Former VFX artist Daniel Lay, better known in his guise as blogger VFX Soldier, and Scott Ross, former general manager of ILM and co-founder of Digital Domain, met with SIGGRAPH attendees in Vancouver last week as representatives of ADAPT, the new nonprofit trade association that seeks to end Hollywood's practice of sending visual-effects work out of the U.S. to benefit from tax subsidies. About 40 conference-goers showed up for the Wednesday afternoon session, during which Lay and Ross explained the legal underpinnings of their crusade against tax incentives and offered a status report on the anti-subsidy case they're mounting.
Lay sought early on to emphasize that the movement is not an attack on the VFX business in Vancouver specifically or even Canada in general, arguing that as Hollywood studios move VFX work from territory to territory depending on where they receive the biggest government subsidies, it undermines the stability of the entire industry. "If [British Columbia's tax incentive program] doesn't last, what good is the subsidy to Vancouver VFX artists?" Lay asked. "It's not about bringing work back to California. It's about sustainability for the VFX industry."
The crux of ADAPT's campaign is a provision of international trade law that says governments can levy "countervailing duties" on imported goods that have been subsidized in their country of origin. If the principal were successfully applied to visual effects, a Hollywood studio could be forced to repay a tax rebate, in its entirety, to the U.S. government after having VFX work completed in another country. Ever since crowdfunding a legal study with a Washington, D.C. law firm last year, Lay has been working out the finer points of a plan to apply countervailing duties to VFX work subsidized by other governments. (See StudioDaily's previous coverage for more details.)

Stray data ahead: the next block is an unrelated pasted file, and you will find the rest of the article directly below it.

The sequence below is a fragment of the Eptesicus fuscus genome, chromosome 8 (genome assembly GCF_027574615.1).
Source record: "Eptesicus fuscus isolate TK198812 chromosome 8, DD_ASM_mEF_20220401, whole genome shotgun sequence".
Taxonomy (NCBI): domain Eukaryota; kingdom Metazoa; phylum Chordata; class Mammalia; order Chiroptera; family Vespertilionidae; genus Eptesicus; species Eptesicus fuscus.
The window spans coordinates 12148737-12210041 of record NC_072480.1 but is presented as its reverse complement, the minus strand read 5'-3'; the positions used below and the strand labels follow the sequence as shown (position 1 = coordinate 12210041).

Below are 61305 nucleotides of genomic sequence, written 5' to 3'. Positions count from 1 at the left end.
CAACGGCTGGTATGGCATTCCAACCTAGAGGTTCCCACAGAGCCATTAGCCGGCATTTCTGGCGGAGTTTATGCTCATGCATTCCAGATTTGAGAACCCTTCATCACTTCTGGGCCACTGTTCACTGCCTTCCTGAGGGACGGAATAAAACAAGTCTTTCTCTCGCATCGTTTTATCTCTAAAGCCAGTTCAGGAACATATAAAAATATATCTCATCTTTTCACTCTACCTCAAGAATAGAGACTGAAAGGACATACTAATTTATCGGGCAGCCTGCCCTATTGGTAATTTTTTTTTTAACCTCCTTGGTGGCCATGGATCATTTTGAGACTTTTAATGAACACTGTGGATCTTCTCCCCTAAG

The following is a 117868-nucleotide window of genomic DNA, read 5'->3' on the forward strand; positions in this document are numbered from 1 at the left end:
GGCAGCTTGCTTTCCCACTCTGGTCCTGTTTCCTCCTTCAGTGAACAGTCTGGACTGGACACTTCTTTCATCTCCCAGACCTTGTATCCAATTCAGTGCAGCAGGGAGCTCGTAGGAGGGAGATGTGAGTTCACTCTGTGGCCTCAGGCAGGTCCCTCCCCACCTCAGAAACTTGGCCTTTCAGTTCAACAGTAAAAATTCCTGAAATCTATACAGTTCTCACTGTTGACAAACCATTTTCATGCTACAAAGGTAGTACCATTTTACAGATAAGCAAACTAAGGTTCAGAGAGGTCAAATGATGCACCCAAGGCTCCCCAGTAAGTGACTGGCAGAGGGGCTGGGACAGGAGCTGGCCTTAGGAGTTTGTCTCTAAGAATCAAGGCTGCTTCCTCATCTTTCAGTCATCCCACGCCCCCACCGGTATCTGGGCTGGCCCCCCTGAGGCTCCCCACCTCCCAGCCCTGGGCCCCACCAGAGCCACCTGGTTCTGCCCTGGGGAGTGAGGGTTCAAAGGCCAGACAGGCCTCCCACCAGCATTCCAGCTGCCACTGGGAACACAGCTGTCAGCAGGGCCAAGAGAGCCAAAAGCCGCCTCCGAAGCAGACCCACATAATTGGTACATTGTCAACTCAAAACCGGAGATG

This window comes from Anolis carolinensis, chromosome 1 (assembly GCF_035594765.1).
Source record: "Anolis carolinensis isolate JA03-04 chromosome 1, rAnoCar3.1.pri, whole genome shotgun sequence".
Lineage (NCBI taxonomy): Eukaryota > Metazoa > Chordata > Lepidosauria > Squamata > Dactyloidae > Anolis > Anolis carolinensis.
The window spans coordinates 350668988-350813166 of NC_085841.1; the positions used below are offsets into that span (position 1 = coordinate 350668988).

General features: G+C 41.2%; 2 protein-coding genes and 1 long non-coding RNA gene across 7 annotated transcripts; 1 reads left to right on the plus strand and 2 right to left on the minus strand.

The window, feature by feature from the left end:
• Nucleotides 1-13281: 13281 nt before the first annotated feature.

Ross said he had tried to mobilize executives at U.S. VFX firms to create a trade association that could address the issues facing the industry, but found resistance. "No one was willing to step up to the plate and say, 'You're right, we need to change the business model,'" he said.
A potential stumbling block for the effort is the need to demonstrate that 25 percent of the U.S. industry supports application of the laws. ADAPT's strategy will include appeals to unions such as the Animation Guild whose support could help demonstrate a widespread consensus.
Even if it doesn't ultimately succeed in ending international tax incentives for VFX, Ross and Lay expressed hope that ADAPT's campaign would get the attention of major movie studios. "How do we get the studios to the table?" Lay asked. "We either stop working, or we threaten to take [away] something very important to them." In response to a question about the definition of success for the effort, Ross said establishing a collective bargaining agreement with the studios "would be huge." But he warned that it wouldn't be easy. "If we think they're going to play nice, we're wrong," he said. "They will try to end-run anything we get done. They're going to respond as hard as they possibly can."
Conference-goers in attendance were generally sympathetic to the effort, but expressed some skepticism about its chances for success, wondering if it might prove too difficult to meet the 25 percent standard for demonstrating support or fearing that the studios might find ways to circumvent the law despite promises of strict enforcement.
Finally, despite their positions of advocacy for the industry, both Ross and Lay expressed some relief that they no longer make a living in the VFX industry. Ross hasn't been a full-time VFX pro since the sale of Digital Domain back in 2006 and Lay, a VFX artist for 10 years who worked most recently at Digital Domain, said he is now a consultant in an unrelated field.
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